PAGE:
“I don’t have to do nothin’ but stay Black and die.” This oft-repeated phrase in Black communities of a certain generation tells a story of people who have work in their blood. Black people have always been working. We’ve always been creators: of life, of magical somethings out of bleak nothings, of recipes that persist for generations in hushed reverence, and of art that has delighted, baffled, and radicalized us.
When the news that revered designer and Louis Vuitton artistic director Virgil Abloh, 41, passed away from cancer on November 28 hit social media, once again, we mourned in collective shock. It was suddenly made painfully clear how young 41 really is. Then came the realization that none of us knew Abloh was sick. I was instantly reminded of Chadwick Boseman, who passed away last year at just 43 years old from another cancer diagnosis kept private.
The similarities between Abloh and Boseman go beyond their private health battles. Abloh, a trained architect and the son of Ghanaian immigrants, was a builder. Learning how to sew from his mother, he forged a prolific path of world-building, one that would culminate in a magnificent collision of fashion, culture, and technology. Abloh didn’t just design clothes, he designed markers of cultural identity. His name was a beacon of a new era in high fashion, an era that not only included Black people, but one that saw us at the helm.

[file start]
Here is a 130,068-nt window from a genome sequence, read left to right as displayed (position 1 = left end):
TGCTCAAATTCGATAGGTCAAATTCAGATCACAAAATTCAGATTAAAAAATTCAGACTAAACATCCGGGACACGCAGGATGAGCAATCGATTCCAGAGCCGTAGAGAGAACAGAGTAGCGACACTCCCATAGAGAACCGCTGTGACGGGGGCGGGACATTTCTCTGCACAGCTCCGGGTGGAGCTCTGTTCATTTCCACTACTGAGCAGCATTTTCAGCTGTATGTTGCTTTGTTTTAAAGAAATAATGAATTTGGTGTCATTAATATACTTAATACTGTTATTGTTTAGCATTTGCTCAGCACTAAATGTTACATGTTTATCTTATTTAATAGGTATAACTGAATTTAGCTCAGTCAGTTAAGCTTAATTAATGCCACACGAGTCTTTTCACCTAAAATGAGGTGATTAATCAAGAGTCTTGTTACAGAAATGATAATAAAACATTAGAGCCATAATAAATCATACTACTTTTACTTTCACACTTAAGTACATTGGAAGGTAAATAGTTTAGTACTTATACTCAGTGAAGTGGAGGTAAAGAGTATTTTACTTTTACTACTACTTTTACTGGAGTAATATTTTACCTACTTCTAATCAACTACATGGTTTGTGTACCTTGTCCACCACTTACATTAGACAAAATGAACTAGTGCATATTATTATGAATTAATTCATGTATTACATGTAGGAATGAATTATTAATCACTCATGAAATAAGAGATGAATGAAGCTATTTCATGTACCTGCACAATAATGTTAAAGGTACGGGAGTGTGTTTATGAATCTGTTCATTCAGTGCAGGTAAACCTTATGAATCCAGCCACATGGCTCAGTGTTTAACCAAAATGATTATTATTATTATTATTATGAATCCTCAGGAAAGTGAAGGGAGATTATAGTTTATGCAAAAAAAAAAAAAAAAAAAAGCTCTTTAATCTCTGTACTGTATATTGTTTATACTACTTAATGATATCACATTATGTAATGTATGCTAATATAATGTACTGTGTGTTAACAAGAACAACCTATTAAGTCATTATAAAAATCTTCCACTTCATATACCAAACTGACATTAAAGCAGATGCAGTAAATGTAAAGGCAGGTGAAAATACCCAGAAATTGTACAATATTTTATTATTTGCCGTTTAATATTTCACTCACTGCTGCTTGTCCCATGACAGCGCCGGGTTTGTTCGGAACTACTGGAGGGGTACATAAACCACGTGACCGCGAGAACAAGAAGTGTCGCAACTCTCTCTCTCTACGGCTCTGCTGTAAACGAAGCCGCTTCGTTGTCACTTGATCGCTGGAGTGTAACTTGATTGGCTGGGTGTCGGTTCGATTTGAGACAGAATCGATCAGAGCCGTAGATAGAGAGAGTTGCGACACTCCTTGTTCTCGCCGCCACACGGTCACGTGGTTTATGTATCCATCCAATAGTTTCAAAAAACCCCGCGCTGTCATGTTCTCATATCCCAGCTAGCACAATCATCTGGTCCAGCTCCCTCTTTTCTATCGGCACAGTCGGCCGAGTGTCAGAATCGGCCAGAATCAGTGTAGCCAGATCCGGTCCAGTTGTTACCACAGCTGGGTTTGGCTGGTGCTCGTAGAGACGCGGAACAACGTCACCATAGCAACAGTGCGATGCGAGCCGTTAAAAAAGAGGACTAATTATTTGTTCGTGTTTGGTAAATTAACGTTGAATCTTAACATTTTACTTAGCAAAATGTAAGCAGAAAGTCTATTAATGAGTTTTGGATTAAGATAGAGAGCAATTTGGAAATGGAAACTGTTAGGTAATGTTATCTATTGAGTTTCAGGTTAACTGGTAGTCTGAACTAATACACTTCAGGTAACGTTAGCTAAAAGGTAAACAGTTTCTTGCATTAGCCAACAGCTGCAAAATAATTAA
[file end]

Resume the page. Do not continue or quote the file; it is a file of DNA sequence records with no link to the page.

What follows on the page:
Boseman, who would have turned 45 yesterday (November 29), transported us. Whether it was as King T’Challa in Black Panther, or as Levee Green in Ma Rainey’s Black Bottom (his final role, which would later earn him an Academy Award nomination for Best Actor and a Golden Globe Award win for Best Actor), his performances were intimate. He pulled us in close. We weren’t watching an actor spit out memorized lines; we were witnessing a spirit move through a chosen vessel. The profundity of his talent made you believe he was a king. You felt every emotion as Levee describes the horror of watching his mother be assaulted at the hands of white men. Boseman would pierce through the screen and bring you into the character with him. There was no role or part being played; it was seamless, ascendant magic.